True American Sport

As the sun rose over the horizon with a dim fog hanging over the waters of the Saint Lawrence River a crowd of several thousand people gathered just miles away from the eastern shoreline of Lake Ontario in a field stretching nearly 200 acres in overall area.  There is a competitive spirit in the air.  No greater competition has or will ever exist in North America other than perhaps the Super Bowl. It’s the time of year when thousands upon thousands of communities come together to play for regional pride.  Stars will be born and once common men will return to their homes as heros.  It’s time for America’s most popular sport.  It’s time for Lacrosse.

While today millions of people tune in to watch men take the field to play a great football game, face off in a hockey match, or spare in the tactical game of baseball, long ago the game of Lacrosse dominated the North American landscape from modern Canada to modern Texas.

Lacrosse was first written about in 1637 by Jean de Brebeuf, a French Jesuit missionary.  He noticed Iroquois men playing the game and called it “la crosse,” french for “the stick.”  Many historians now believe that the game Jean de Brebeuf deemed as la crosse existed as early as 2000 B.C. or before.

The modern version of La Crosse that is extremely popular among many high schools and universities around America today differs greatly from that played by Native American’s.   Portions of the ancient game were saved through oral traditions and can still be found lingering in native culture.  The Native Canadian traditional la crosse version consists of teams made up of between 100-1,000 men.  It is played on a great field that can range from 500 meters all the way up to nearly three kilometers in length, or two miles.

The native traditional game was played for two to three days from sunup to sundown.  It was like a major tournament that never stopped.  Just imagine 30,000 to 80,000 people flowing onto a small piece of land that usually only houses 2,000 people.  Most of the athletes would bring their families and friends to witness and cheer them on.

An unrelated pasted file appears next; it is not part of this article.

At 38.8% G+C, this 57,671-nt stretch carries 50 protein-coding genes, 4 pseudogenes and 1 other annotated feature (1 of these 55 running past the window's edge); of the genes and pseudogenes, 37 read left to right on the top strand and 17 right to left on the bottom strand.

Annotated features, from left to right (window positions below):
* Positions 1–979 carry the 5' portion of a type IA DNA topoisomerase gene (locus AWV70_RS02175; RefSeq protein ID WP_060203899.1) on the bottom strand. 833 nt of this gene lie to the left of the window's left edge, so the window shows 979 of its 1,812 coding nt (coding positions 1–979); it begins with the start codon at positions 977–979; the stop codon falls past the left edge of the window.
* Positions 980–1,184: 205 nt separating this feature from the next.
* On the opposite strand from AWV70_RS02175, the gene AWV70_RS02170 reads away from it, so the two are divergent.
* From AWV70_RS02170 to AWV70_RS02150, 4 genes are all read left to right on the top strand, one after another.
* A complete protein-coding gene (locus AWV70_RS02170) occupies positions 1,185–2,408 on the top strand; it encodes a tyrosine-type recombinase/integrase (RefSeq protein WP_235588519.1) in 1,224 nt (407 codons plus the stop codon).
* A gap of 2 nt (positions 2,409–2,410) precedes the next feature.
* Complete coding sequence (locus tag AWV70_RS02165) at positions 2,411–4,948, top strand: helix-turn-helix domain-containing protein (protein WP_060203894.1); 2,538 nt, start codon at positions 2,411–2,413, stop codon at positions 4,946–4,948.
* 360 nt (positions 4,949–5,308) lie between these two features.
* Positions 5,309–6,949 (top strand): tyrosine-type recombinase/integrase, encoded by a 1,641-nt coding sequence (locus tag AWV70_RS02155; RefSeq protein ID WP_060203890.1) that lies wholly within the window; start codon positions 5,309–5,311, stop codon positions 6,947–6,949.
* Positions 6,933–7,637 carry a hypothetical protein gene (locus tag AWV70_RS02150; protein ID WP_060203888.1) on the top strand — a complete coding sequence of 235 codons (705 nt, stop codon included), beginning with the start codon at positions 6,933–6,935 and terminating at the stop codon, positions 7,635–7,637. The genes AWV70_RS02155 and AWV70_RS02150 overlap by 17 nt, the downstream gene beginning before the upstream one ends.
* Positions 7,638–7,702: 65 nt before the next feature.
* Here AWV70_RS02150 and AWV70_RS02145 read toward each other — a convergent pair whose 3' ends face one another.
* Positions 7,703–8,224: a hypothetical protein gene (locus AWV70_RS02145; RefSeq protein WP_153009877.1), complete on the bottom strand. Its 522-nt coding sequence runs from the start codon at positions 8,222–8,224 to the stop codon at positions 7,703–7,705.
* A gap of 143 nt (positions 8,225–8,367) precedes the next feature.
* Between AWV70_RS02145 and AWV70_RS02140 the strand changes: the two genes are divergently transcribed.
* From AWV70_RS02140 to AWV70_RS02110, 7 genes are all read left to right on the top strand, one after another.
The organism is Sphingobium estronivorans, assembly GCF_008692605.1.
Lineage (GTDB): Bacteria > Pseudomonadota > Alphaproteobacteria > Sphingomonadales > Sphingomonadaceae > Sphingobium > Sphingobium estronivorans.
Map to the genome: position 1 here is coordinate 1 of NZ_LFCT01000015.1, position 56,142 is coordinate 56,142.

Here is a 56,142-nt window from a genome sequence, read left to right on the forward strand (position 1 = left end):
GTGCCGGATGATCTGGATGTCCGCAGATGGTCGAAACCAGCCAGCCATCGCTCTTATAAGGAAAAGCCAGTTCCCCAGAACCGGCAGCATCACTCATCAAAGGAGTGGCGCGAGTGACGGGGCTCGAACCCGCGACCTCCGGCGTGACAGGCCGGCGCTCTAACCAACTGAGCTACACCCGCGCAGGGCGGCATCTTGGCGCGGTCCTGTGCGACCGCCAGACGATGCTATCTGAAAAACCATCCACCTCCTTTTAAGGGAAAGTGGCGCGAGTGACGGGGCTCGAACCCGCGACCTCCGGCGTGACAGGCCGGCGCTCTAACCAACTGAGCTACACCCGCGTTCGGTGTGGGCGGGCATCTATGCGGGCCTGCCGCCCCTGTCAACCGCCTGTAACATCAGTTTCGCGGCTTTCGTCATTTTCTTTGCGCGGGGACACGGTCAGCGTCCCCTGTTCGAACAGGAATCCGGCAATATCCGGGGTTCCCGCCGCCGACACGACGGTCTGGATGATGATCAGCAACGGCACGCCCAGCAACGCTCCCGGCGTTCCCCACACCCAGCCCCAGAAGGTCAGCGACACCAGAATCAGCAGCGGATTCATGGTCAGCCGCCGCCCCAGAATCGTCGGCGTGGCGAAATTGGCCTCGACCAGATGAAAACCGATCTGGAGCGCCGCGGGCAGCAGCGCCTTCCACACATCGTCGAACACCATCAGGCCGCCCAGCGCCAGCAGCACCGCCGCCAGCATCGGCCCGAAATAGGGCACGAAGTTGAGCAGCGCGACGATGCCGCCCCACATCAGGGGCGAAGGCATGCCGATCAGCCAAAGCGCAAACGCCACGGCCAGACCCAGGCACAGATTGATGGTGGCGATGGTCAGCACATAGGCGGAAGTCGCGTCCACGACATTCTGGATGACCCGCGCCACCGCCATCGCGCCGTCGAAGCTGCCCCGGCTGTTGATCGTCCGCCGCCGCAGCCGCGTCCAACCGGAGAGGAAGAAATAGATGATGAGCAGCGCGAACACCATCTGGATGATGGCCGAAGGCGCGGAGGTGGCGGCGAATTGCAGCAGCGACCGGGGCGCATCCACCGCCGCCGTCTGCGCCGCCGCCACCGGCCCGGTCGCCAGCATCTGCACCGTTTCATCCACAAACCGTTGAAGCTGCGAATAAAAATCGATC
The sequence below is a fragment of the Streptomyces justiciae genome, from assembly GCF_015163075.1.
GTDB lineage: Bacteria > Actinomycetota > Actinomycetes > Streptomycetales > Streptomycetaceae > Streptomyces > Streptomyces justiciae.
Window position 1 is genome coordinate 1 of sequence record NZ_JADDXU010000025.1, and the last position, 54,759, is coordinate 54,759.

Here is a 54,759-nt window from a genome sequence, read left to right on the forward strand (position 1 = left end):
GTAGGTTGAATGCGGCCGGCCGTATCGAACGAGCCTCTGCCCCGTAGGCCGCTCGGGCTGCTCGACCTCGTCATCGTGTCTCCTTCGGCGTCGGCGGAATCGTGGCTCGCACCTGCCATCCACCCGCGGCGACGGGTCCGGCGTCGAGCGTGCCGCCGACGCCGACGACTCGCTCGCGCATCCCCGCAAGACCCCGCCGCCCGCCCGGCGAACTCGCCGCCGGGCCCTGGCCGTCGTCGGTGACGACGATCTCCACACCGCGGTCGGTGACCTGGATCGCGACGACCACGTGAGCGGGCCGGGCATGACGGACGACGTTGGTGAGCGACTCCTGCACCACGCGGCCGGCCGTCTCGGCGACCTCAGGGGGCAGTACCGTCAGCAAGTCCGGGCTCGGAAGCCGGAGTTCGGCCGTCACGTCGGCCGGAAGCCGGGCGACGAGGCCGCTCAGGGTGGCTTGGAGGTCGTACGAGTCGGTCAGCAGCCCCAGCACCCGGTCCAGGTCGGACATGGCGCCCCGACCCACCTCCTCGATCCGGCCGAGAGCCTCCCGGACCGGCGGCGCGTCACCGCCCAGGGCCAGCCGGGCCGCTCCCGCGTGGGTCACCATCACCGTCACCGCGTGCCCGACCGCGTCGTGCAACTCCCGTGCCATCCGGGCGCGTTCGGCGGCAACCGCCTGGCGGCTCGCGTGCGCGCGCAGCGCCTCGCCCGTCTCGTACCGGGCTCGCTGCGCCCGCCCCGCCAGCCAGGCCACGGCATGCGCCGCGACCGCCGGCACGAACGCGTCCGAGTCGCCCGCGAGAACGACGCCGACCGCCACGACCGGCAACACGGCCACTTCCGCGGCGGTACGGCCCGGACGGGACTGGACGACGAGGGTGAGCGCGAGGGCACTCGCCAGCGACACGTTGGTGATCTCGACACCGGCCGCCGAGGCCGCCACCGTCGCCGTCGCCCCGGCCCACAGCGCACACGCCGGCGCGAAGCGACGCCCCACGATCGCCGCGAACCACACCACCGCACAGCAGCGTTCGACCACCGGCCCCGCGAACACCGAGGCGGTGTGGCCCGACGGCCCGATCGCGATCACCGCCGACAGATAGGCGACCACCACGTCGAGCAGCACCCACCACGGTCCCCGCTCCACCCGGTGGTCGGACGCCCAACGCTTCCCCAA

Often times the games were held on a sacred day and were played to honor the great Creator.  It was not just a recreational sport.  The competition of lacrosse was meant to help the athlete in battle and provide a spiritual preparation to the inner warrior.

While the game was used to improve the inner warrior, it was at times used to settle inter-community disputes rather than spilling blood on the battlefield.

The idea of the game was simple.  Each team would use a stick, sometimes two small sticks with either a net or a capturing device of sort on the end to move a small ball across the field through various passes.  The ultimate goal was to pass the ball through a wooden goal.

Usually the rules of each game were laid out on the day prior to the competition.  Most of the time there were no out-of-bounds lines.  The one standing rule was that the ball could never be touched with the hands.  In it’s earliest forms the goal was a rock or a tree.  Early balls were made out of wood.  Some were deerskin stuffed with hair or other soft debris.  Sticks were first basically giant wooden spoons that had no netting.  Later, deer sinew or wattup was used to create netting on larger sticks.  Players would customized these sticks by carving elaborate art into the handle.  Players seldom ever used any type of protect gear.

Medicine men typically acted as coaches and women served food and beverages to the athletes.

Game-play looked much different than the game of today.  It started with the ball being thrown into the air.  The two teams would rush to pick up the ball.  With between 100-1,000 men on a team, these mad rushes to the ball usually turned into mass swarms of men shoving and pushing, punching and elbowing until the ball was either knocked away from the player with the ball or passed off to another competitor.  Most of the time a pass was seen as a trick and to dodge a hit was to be a coward.

The Iroquois of the Great Lakes region used la crosse to keep a feeling of togetherness and unity among their tribes.

Players often times could be seen sporting face and body paint.  They were sometimes required to offer a wager before the game.  They would place and item such as a knife or trinket up for stake.  The winning team would win these items.  Remarkably these prizes sometimes consisted of not just tools, but wives and children.

Lacrosse caught the attention of many European colonists.  They began to place their own bets on many of these games in spite of Jesuit opposition.

Lacrosse continued to gain in popularity among Europeans over the next 200 years.  However, many European changes to the game morphed it into something very foreign to the native version.  Eventually the game played by natives disappeared and lost out to progress.  Today however, modern lacrosse has become a testament and living history symbol of a game that is truly American.


Photo 1: Fossil HD Cover. Painting no copyright.

Photo 2: George Catlin’s art “Ball players.”  Natives would dress themselves in paint and other decorations in order to improve their warrior spirit.

Photo 3: Jim Tubby, Mississippi Choctaw, preparing for a stickball game in 1908

Photo 4: George Catlin’s painting “Ball-play Dance.”  Before most games players and their fans sang and danced trying to win over spiritual support.

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